What most Americans consider a huge invasion of privacy may soon disappear if an Obama administration panel suggestions are carried out.
The panel's report was released Wednesday. It would change and limit the National Security Agency's data collection - including how it currently collects the phone records of Americans.
Administration officials said a five-person task force made several proposals, including terminating the NSA's ability to store telephone data.
They suggested the information be held by the phone companies or a third party, adding that the data should only be accessible with an order from a Foreign Intelligence Surveillance Court.
"With regard to the bulk metadata of phone calls, we think there should be judicial review before that information is accessed and we don't think the government should retain it," Richard Clarke, a member of the five-person panel, said.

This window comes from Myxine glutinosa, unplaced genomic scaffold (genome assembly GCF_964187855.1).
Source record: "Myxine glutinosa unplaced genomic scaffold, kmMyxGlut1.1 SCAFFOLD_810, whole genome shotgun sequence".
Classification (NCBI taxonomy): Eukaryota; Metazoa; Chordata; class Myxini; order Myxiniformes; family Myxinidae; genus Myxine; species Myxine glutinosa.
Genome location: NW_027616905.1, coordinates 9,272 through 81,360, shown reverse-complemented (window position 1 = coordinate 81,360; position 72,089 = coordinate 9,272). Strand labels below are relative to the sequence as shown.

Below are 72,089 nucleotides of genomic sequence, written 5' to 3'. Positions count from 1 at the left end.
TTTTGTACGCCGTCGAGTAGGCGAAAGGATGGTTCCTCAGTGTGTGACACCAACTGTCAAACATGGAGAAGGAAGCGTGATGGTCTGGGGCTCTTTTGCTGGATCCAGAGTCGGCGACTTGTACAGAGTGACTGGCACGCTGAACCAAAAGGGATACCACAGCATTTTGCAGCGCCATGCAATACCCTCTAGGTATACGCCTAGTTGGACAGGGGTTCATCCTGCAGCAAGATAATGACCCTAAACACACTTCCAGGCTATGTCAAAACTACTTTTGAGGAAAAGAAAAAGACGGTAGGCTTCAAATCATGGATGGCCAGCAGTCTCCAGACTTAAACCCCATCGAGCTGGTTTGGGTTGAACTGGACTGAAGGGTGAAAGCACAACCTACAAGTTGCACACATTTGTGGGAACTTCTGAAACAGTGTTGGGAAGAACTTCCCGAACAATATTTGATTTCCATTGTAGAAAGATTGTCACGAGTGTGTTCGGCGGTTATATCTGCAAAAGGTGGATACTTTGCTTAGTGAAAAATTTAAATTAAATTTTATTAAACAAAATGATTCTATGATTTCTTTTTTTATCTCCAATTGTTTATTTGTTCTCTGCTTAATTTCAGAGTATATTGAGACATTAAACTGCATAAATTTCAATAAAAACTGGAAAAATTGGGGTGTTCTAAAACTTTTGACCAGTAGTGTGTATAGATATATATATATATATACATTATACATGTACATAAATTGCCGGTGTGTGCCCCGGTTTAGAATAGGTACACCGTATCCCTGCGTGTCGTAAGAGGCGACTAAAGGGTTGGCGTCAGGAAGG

The panel also recommended setting limits on how much data the NSA can acquire and how long it can keep it.
And the task force wants annual reports sent to the White House on any spying activity involving foreign leaders.
Officials say though President Barack Obama ordered the submission of recommendations, he is not obligated to accept the proposals.
The president is conducting an internal review of the controversial surveillance programs and plans to announce his decisions in January, according to the Associate Press.